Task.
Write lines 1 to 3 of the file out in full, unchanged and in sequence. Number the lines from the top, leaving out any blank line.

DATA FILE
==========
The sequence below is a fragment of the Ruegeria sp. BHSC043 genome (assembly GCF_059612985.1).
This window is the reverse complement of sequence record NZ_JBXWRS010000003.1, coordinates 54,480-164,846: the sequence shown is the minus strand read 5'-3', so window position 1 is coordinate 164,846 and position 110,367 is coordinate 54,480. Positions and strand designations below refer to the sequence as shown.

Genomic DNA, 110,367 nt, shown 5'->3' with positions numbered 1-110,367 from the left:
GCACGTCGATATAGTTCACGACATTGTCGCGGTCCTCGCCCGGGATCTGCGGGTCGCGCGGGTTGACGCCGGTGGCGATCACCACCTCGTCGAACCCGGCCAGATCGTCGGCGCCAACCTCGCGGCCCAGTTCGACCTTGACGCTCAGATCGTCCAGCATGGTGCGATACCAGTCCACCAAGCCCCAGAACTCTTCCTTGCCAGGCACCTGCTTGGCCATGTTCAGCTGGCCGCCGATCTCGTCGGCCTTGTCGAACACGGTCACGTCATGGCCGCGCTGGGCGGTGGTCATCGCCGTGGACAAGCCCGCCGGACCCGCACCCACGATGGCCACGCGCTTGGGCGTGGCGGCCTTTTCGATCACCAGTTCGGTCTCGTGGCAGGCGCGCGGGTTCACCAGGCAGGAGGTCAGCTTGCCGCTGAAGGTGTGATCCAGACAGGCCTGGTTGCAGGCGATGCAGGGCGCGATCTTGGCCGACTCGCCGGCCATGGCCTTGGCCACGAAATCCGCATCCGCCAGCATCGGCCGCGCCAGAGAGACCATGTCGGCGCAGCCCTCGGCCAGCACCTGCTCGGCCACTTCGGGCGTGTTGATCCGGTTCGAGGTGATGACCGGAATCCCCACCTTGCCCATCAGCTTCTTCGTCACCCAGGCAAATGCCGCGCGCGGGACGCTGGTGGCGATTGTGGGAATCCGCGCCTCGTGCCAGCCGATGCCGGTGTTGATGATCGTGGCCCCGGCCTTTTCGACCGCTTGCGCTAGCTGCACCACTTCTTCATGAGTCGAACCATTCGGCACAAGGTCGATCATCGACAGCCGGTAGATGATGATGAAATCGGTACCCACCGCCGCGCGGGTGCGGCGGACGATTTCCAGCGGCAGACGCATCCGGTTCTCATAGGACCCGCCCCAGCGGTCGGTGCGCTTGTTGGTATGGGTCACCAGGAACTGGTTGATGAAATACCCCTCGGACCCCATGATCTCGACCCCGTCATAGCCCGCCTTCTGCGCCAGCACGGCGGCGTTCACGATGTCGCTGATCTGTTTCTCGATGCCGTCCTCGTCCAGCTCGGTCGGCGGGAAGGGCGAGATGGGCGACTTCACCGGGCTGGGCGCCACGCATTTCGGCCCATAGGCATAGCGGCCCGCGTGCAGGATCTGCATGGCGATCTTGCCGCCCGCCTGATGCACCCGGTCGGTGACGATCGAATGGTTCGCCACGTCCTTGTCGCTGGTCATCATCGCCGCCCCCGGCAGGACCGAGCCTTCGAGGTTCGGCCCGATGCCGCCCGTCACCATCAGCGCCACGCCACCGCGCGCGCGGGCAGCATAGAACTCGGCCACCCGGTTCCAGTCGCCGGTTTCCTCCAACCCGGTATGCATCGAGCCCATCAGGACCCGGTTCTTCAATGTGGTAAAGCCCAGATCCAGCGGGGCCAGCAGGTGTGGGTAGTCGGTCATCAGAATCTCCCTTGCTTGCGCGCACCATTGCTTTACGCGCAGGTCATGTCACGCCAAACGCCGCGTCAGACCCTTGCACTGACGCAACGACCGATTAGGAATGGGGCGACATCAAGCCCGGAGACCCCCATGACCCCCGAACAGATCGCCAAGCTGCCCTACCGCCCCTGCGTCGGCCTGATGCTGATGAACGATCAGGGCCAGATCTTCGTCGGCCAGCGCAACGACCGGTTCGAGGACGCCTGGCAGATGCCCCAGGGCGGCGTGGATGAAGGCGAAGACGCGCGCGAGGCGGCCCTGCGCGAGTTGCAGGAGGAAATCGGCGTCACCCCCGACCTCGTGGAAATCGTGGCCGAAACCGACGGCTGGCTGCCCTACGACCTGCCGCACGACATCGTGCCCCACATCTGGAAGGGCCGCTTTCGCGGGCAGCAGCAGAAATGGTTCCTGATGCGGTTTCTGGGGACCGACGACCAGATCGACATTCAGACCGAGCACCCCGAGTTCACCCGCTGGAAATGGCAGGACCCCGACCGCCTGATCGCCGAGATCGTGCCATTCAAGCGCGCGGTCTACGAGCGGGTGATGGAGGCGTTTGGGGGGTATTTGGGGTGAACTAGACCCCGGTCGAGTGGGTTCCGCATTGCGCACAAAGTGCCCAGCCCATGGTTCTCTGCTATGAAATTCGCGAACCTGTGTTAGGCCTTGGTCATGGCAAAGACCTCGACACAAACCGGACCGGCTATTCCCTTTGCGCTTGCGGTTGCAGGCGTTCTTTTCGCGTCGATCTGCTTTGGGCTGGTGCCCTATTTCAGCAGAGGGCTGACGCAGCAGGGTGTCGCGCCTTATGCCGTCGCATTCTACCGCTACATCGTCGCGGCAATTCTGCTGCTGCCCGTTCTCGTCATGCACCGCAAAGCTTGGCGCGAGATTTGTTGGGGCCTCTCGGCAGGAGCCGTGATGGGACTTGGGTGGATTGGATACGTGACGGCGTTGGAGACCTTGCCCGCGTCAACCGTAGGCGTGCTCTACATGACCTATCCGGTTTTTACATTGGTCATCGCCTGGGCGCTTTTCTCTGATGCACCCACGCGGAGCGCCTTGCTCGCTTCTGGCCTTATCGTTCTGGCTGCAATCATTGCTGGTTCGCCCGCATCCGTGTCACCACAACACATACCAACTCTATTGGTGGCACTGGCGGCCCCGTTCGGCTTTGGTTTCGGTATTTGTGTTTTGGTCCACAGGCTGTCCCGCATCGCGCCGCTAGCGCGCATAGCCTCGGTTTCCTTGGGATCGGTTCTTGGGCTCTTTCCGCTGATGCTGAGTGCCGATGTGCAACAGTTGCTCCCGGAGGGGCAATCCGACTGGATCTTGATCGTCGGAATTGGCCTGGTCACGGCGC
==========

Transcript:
The sequence below is a fragment of the Ruegeria sp. BHSC043 genome (assembly GCF_059612985.1).
This window is the reverse complement of sequence record NZ_JBXWRS010000003.1, coordinates 54,480-164,846: the sequence shown is the minus strand read 5'-3', so window position 1 is coordinate 164,846 and position 110,367 is coordinate 54,480. Positions and strand designations below refer to the sequence as shown.

Genomic DNA, 110,367 nt, shown 5'->3' with positions numbered 1-110,367 from the left: